Papuan officials plead for cultural awareness

Papua born officials say the development of people in the provinces should be based on local culture., 8 April 2010

“Basically, human resource development in Papua must be based on its cultural uniqueness and characteristics,” said Indonesian transport minister Freddy Numberi.

He was speaking to about 300 people, mostly Papuans, attending a symposium in the hall of the University of Indonesia (UI) in Depok, West Java.

The April 7-9 symposium, “The Development of Papua and Fundamental Rights, Public Service and Bureaucratic Capacity, Management and Usage of Natural Resources and Tribal Rights, and Human Resource Development,” was organized by UI and the Jayapura-based University of Cendrawasih.

Numberi said the identification of issues concerning human resource and ethnic group differences in the province should be done in a proportional way.

Major development programs should be ones able to meet Papuans’ basic needs in all aspects of life such as education, health, religion, culture and human rights.

He also maintained that central government should involve local religious organizations and leaders in ongoing development programs. By doing so, he said, central government would not serve only as “a fireman” when social conflicts emerge.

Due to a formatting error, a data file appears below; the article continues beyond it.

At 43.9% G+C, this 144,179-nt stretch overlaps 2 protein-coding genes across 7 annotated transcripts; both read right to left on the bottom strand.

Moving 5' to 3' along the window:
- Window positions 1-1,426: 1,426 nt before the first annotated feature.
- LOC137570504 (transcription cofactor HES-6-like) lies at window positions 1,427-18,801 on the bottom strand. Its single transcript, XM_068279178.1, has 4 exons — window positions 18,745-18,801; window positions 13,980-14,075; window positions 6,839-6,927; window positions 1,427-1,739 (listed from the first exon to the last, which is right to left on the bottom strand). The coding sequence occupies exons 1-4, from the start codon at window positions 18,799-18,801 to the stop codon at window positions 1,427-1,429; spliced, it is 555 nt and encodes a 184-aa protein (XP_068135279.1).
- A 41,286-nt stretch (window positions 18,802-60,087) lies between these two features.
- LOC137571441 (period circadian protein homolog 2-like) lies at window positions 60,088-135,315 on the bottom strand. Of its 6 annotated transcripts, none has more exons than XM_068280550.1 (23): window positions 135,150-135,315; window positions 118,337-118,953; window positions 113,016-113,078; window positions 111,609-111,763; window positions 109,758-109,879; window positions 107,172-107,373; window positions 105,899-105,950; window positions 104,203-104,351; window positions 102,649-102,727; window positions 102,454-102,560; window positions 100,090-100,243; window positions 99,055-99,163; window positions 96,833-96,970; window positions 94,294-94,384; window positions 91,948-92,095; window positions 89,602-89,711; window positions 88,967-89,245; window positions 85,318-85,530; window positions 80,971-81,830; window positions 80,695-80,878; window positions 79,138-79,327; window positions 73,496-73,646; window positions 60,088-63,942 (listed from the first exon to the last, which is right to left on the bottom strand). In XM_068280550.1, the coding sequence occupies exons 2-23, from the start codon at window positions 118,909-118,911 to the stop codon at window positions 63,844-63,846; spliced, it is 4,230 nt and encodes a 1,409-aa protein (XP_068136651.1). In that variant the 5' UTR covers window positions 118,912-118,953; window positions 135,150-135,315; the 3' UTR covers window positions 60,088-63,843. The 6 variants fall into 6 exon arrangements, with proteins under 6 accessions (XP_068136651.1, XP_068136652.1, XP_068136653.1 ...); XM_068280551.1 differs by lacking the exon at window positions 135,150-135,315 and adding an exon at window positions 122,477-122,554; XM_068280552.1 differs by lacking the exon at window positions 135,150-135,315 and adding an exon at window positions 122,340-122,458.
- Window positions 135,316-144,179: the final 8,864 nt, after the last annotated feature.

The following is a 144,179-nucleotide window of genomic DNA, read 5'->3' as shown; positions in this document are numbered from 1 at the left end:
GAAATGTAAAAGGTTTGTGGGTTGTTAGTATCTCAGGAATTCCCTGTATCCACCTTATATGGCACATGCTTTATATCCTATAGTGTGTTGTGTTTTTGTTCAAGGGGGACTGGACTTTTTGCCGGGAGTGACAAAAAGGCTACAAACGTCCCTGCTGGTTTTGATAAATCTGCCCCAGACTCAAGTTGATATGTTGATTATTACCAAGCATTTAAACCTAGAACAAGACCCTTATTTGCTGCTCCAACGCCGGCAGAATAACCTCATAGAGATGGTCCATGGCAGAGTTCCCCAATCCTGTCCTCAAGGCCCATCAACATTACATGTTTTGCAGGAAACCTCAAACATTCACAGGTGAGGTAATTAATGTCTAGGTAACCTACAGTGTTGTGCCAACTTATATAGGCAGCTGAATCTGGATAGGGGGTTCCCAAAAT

In order to improve the education of Papuans, Governor Barnabas Suebu said he established long-distance study facilities in remote villages earlier this year. “Through these facilities, schools located in remote areas may have science and other necessary subjects just like schools located in towns have,” he said.

“My aim is to make Papuans a learning society: a society that always develops itself based on science and the newest technology for the sake of its own welfare,” he maintained.

He, however, pointed out that a weak economic situation among Papuans and a lack of qualified teachers have become the main factors behind poor educational conditions in the province.

The Protestant-majority province of Papua has a population of about 3 million and more than 300 ethnic groups.

A survey conducted in 2006-2007 by the province’s central statistics board revealed that the number of Papuans who had access to education was only 40 percent of the total population.